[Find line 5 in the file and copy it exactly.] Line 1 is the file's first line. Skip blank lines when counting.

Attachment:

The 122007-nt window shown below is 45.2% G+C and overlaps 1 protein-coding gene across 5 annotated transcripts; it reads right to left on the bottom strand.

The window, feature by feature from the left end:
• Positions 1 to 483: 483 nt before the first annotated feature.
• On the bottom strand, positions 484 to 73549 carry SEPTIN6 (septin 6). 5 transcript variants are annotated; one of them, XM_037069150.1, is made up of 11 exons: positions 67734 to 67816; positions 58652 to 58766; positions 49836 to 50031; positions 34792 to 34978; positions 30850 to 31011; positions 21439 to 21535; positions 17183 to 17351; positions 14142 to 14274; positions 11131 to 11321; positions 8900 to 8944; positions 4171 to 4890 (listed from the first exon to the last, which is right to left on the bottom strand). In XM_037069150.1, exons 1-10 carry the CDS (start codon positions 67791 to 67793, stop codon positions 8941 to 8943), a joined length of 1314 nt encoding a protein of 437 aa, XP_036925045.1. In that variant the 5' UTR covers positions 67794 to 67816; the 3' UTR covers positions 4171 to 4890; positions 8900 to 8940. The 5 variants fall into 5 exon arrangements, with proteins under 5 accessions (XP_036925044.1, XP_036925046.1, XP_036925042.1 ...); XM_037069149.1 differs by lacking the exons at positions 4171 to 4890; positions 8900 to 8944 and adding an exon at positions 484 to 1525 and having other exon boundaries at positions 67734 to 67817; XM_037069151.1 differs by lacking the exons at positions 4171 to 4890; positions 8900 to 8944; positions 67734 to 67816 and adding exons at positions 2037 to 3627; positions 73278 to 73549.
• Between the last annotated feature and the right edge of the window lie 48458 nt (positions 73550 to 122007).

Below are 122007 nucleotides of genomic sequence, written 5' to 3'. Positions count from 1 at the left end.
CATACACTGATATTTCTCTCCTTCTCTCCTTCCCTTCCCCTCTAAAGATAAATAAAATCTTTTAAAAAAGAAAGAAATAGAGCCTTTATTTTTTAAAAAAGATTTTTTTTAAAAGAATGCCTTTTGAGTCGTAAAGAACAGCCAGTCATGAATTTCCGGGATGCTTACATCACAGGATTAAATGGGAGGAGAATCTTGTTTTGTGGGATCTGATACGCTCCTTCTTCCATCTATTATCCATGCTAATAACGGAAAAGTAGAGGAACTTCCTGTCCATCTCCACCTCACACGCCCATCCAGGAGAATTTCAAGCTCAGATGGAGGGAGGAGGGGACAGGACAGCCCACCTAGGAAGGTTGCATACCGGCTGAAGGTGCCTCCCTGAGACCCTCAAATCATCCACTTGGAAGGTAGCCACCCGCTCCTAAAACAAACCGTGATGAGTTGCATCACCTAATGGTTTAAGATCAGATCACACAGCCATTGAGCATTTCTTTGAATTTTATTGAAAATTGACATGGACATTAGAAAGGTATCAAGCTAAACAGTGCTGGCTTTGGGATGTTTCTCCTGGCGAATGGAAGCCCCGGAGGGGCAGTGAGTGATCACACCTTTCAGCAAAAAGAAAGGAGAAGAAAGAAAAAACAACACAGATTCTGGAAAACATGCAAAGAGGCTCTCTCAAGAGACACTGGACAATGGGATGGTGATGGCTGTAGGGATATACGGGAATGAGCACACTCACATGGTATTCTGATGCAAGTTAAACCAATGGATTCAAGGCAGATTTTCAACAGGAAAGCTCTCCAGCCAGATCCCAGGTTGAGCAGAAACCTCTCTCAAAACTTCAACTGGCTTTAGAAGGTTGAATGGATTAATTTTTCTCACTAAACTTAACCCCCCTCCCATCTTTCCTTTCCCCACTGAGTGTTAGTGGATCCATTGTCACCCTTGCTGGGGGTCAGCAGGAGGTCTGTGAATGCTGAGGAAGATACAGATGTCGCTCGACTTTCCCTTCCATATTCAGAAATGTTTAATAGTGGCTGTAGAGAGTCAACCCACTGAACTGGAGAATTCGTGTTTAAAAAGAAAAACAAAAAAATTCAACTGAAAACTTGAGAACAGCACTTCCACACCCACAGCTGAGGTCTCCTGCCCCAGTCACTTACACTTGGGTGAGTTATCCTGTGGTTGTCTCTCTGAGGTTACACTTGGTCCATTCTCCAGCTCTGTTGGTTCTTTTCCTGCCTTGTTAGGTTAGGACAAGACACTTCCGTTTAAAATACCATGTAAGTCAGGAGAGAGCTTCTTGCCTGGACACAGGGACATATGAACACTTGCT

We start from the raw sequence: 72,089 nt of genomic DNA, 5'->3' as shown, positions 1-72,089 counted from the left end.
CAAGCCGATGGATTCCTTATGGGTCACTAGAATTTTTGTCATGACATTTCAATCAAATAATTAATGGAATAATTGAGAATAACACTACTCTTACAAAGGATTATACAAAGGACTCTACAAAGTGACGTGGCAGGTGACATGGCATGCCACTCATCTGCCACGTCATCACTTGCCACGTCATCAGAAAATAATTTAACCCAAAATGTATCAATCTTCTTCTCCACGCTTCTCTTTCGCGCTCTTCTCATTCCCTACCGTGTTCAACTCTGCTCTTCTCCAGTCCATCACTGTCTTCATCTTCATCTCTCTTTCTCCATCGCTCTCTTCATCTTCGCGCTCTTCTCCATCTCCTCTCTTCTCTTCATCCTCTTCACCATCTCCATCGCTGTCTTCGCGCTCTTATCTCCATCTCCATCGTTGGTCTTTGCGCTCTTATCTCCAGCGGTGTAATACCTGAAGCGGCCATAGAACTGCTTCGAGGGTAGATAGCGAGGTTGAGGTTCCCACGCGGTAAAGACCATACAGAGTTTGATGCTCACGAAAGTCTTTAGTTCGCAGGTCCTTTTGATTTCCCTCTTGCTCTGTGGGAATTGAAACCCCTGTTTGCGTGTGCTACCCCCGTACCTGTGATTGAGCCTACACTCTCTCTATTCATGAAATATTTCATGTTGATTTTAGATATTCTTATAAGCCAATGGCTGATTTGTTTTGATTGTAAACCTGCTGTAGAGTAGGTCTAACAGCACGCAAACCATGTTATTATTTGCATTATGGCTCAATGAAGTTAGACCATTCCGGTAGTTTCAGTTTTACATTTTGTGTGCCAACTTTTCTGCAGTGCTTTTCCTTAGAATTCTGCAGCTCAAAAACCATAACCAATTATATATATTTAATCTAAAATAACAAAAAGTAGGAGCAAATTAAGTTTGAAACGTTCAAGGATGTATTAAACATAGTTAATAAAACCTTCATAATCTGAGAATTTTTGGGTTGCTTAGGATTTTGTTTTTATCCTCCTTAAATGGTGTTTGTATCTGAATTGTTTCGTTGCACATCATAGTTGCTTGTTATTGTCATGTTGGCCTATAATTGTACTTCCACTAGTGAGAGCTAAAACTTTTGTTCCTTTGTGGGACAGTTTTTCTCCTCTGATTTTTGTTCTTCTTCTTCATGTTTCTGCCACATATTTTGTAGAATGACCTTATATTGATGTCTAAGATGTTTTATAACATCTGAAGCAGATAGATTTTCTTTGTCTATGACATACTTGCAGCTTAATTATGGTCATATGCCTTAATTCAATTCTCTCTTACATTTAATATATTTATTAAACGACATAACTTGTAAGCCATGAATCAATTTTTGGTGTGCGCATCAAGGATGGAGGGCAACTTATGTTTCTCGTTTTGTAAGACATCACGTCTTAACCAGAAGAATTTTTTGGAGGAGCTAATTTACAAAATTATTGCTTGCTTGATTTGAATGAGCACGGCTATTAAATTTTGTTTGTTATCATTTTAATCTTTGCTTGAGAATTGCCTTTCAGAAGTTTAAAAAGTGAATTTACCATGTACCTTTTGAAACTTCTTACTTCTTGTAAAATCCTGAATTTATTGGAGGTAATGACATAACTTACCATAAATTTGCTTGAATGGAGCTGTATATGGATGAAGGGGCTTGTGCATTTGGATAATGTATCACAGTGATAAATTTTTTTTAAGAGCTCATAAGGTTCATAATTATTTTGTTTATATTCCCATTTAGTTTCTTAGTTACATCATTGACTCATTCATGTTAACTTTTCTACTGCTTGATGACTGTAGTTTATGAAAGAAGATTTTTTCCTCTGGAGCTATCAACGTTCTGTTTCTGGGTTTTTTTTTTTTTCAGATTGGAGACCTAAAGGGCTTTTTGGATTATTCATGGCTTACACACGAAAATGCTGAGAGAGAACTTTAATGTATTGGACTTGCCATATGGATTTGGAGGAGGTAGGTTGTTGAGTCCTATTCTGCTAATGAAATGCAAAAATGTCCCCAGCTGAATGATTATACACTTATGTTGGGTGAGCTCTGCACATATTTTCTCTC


• Between the last annotated feature and the right edge of the window lie 48458 nt (positions 73550 to 122007).